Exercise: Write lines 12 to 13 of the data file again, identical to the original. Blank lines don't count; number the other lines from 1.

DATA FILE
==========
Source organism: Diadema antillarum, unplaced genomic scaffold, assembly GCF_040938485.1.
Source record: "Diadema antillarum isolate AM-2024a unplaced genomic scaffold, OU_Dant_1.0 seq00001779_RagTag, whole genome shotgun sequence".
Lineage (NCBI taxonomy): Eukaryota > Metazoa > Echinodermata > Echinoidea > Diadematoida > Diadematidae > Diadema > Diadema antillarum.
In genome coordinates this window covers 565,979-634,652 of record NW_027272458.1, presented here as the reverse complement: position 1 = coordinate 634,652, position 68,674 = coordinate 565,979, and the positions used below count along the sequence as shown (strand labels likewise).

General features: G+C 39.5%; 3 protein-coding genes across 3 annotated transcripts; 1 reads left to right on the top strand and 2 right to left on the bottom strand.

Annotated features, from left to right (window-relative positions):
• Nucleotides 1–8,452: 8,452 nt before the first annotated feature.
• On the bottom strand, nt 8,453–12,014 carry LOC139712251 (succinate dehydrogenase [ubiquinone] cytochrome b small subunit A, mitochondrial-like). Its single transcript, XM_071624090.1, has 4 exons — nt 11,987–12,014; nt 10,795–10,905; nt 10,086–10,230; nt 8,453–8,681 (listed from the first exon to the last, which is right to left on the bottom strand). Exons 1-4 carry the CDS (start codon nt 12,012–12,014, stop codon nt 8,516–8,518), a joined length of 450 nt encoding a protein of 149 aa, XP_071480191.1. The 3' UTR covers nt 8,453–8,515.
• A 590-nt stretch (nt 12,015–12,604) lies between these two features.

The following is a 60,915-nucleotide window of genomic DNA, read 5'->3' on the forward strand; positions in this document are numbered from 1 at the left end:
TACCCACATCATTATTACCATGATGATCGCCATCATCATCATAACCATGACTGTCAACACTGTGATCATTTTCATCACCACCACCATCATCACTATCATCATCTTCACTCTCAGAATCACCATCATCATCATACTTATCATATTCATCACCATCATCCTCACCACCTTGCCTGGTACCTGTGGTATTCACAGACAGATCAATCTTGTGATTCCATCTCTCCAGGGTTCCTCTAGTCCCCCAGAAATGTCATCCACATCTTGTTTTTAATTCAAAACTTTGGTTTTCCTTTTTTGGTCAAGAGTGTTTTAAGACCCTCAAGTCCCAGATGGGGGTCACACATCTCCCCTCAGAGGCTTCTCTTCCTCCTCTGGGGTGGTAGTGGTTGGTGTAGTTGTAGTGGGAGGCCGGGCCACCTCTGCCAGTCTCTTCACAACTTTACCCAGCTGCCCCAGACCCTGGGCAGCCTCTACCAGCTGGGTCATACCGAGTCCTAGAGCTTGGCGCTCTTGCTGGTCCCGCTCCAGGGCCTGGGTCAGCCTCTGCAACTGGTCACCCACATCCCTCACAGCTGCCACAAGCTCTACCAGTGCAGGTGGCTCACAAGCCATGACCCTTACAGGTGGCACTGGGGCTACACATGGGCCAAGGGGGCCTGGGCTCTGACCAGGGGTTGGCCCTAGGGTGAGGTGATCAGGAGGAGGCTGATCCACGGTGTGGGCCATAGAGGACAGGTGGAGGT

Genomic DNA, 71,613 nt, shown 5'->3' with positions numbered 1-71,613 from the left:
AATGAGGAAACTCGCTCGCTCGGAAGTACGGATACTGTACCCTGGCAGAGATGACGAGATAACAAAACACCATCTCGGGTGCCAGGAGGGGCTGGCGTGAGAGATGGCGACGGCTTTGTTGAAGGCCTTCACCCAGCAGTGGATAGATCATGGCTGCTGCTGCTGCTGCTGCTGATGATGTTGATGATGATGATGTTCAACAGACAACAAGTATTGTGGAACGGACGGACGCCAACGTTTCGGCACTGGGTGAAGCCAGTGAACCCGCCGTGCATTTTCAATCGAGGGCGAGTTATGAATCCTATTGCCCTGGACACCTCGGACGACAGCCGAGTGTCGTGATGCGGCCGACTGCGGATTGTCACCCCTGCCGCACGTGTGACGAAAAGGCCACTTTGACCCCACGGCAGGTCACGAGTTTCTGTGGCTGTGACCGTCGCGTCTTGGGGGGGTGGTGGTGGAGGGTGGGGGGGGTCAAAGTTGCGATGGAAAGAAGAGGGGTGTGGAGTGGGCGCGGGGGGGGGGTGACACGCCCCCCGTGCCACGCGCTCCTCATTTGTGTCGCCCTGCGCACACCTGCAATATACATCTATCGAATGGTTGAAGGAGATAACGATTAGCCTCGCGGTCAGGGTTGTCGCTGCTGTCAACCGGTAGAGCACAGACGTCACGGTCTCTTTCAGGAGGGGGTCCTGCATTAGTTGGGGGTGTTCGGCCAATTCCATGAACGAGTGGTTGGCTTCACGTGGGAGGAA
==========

Genomic DNA, 71,613 nt, shown 5'->3' with positions numbered 1-71,613 from the left:
AATGAGGAAACTCGCTCGCTCGGAAGTACGGATACTGTACCCTGGCAGAGATGACGAGATAACAAAACACCATCTCGGGTGCCAGGAGGGGCTGGCGTGAGAGATGGCGACGGCTTTGTTGAAGGCCTTCACCCAGCAGTGGATAGATCATGGCTGCTGCTGCTGCTGCTGCTGATGATGTTGATGATGATGATGTTCAACAGACAACAAGTATTGTGGAACGGACGGACGCCAACGTTTCGGCACTGGGTGAAGCCAGTGAACCCGCCGTGCATTTTCAATCGAGGGCGAGTTATGAATCCTATTGCCCTGGACACCTCGGACGACAGCCGAGTGTCGTGATGCGGCCGACTGCGGATTGTCACCCCTGCCGCACGTGTGACGAAAAGGCCACTTTGACCCCACGGCAGGTCACGAGTTTCTGTGGCTGTGACCGTCGCGTCTTGGGGGGGTGGTGGTGGAGGGTGGGGGGGGTCAAAGTTGCGATGGAAAGAAGAGGGGTGTGGAGTGGGCGCGGGGGGGGGGTGACACGCCCCCCGTGCCACGCGCTCCTCATTTGTGTCGCCCTGCGCACACCTGCAATATACATCTATCGAATGGTTGAAGGAGATAACGATTAGCCTCGCGGTCAGGGTTGTCGCTGCTGTCAACCGGTAGAGCACAGACGTCACGGTCTCTTTCAGGAGGGGGTCCTGCATTAGTTGGGGGTGTTCGGCCAATTCCATGAACGAGTGGTTGGCTTCACGTGGGAGGAA